should you run a background check on youselfShould you run a Background Check on yourself?

Have you ever considered running a background check on yourself? Are you curious to see what might be out there in terms of criminal records or other information that could show up as adverse on a pre-employment background check? Many people want to know what a prospective employer will find out about them before they authorize a pre-employment background check.  Will that nasty divorce or false arrest show up? We get calls on this topic all the time.

Here are some tips to consider if you are concerned:

  • Arrest records are not reportable in many states (California being one of them)*
  • Criminal records without convictions are not reportable in most states (California being one of them)**
  • Family Law Matters including divorces, custody battles and temporary restraining orders are not reportable***
  • Minor violations found on a driving record (accidents & tickets) can be reportable but are not obstacles to hire under new “Ban the Box” rules.
  • If you elect to run a background check on yourself you might uncover information that is not reportable to an employer.
  • Employers run all different types of background screening packages, some are very limited and others are more in depth. There isn’t a set standard that an employer must follow.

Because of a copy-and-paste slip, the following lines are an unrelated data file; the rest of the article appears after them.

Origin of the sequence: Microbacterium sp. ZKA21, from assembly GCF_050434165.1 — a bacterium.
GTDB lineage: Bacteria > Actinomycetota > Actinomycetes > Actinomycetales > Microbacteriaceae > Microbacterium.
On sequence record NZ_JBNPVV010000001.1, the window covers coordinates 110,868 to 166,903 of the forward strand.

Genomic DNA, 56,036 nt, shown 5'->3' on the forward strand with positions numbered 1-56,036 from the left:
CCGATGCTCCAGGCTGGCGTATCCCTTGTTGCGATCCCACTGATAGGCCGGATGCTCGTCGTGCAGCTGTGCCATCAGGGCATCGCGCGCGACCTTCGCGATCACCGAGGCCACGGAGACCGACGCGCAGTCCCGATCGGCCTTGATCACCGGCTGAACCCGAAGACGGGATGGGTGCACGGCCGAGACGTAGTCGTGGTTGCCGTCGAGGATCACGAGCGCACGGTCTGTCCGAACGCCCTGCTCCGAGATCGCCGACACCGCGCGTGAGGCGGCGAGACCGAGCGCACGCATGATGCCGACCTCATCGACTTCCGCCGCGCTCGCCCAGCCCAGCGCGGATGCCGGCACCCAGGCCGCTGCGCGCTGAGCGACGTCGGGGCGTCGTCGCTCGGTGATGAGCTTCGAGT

If you have a pre-employment background check run on yourself, please keep in mind that you are entitled to a copy of the report and you are entitled to contest the findings if you believed the records found do not pertain to you. If you want to contest any records, you should notify the prospective employer and the background screening company right away.

*If your employer conducts LiveScan background checks the information reported is less restrictive.  For instance, a Live Scan will show arrest records and criminal cases that did not result in a conviction and reporting dates as far as convictions go are less limited.
**California based employers can only see convictions going back 7 years from the disposition date.
*** Permanent restraining orders resulting from criminal activity can be reportable.

If you have any questions, please feel free to contact us.